Oh Hell! is also known by a variety of other names including Blackout, Elevator (l'Ascenseur in France), Oh Shit! and Bust (from Australia and New Zealand), Boerenbridge or 10 op en neer in the Netherlands. It is a member of the exact bidding group of trick-taking games.

Players
Between 3 and 7 people may play. The game is best for 4 to 6 players.

Cards
A standard 52 card deck is used. Ace is high.

Sequence
The game consists of a series of hands. The first hand is played with 7 to 10 cards dealt to each player, depending on the number of players:
  • 3, 4, 5 players: 10 cards each
  • 6 players: 8 cards each
  • 7 players: 7 cards each
Each successive hand is played with one less card down to a hand of just one card each. This is then followed by hands with one card more per hand, back to the starting level.

With 7 players the number of cards in the hands is:
7, 6, 5, 4, 3, 2, 1, 2, 3, 4, 5, 6, 7. A total of 13 hands to the game.

Object
The object is for each player to bid the number of tricks he thinks that he can take from each hand, and then take exactly that many - no more and no fewer. Points are awarded for making the bid exactly and are deducted for missing the bid (see scoring). The catch is that at least one player will fail on each hand, because the total tricks bid by players does not necessarily equal the number of tricks available to be taken.

Deal
Determine the dealer. Deal rotates clockwise with each hand. Cards are dealt out singly until everyone has the correct number of cards. The next card is turned face up and determines the trump suit for the hand. The trump suit beats any other suit played in that hand.

Bidding
Bidding in each hand begins with the player to the left of the dealer and continues clockwise, back to the dealer, who bids last. Each bid is a number representing the number of tricks that player will try to take. Everyone must bid. Zero is a valid bid indicating your object is to take no tricks at all. Keep in mind when bidding that not all the cards in the deck are in play. The dealer must bid in such a way that the sum of the bids is not the number of tricks in that hand.

Play
The play begins with the dealer, who leads the first card. The lead may be any suit (including trump). Play follows clockwise. Each player must follow the led suit, if he can. If the lead suit cannot be followed, he may play any other card in his hand, including trump. The player who has played the highest trump card, or if no trump was played, the highest card of the led suit, wins the trick. That player then leads the next trick. Continue until all tricks have been played and won.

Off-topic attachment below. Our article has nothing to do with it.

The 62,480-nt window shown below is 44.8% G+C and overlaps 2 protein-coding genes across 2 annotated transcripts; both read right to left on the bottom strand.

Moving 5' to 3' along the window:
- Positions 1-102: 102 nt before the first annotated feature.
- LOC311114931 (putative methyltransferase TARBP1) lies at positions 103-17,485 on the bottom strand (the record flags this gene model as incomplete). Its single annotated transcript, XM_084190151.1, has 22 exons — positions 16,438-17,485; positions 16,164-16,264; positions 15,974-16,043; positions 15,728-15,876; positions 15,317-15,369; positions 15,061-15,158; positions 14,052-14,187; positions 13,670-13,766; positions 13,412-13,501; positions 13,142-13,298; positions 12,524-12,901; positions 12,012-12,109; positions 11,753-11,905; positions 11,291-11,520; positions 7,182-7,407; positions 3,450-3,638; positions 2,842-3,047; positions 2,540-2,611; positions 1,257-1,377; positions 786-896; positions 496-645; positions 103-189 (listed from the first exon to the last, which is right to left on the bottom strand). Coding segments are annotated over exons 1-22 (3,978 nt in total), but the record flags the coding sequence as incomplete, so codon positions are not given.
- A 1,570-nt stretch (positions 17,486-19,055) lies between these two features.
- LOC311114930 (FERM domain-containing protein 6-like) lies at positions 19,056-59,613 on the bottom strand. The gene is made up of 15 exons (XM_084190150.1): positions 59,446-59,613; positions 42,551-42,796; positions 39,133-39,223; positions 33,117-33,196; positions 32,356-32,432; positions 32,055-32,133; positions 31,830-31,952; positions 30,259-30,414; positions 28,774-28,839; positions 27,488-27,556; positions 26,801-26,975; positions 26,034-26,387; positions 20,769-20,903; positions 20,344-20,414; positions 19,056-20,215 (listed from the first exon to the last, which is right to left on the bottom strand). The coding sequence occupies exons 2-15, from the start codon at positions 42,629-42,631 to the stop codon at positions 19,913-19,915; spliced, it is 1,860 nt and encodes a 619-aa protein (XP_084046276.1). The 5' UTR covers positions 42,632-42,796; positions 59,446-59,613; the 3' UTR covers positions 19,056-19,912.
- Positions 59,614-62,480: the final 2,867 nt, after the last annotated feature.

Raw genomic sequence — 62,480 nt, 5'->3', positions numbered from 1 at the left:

Scoring
Scoring is simple. If a player makes his bid exactly, he gets 10 points for each trick bid and won. A successful zero bid wins 10 points. If he misses his bid (either over or under), he looses 10 points times the number of tricks which he missed the bid.

In case of a tie after the last hand, deal another hand at that number of cards until a clear winner is determined. It must be noted that any player can win until the end.

Variations
Sequence of hands
Some people start from 1 card each, and go up to the maximum number of cards and then back down to 1. Others go from the maximum down to 1 and then stop or from 1 to the maximum and stop.

One version called Devil's Bridge, in which hand size increases and decreases. On the final 1 card hand, the players must hold their card on their forehead, so that each player can see all the other's cards but not their own.

In Australia, when playing 5 players, 13 low cards from a second pack are added to make a 65 card pack, so the first deal with is 13 as with 4 players. With 6 players, another 13 cards are added, so that the bottom half of the pack is duplicated. If two duplicate cards are played in a trick, the second card played beats the first.

Trump variations
Instead of turning up a card, the trump may go through a fixed sequence that may or may not include "no trumps". In Oh Shit!, spades are always trump.

Bidding
Some people play without the restriction on the dealer's bidding so that the dealer may bid in such a way that everyone can win. There is great debate about which style is more skilful.

Simultaneous bidding is another option. Each player bids in secret and all bids are revealed at the same time.

Scoring
Alternate systems:
  • Win 1 point for each trick. Win 10 points if you make the bid exactly. No penalty for the wrong number of tricks.
  • Win 5 points if bid is made plus 10 points for each trick taken. Loose 5 points if you were wrong, plus an extra 5 for each trick difference.
  • If you make the bid exactly: 10 + (bid)*(bid). If you fail, you loose the square of the difference.

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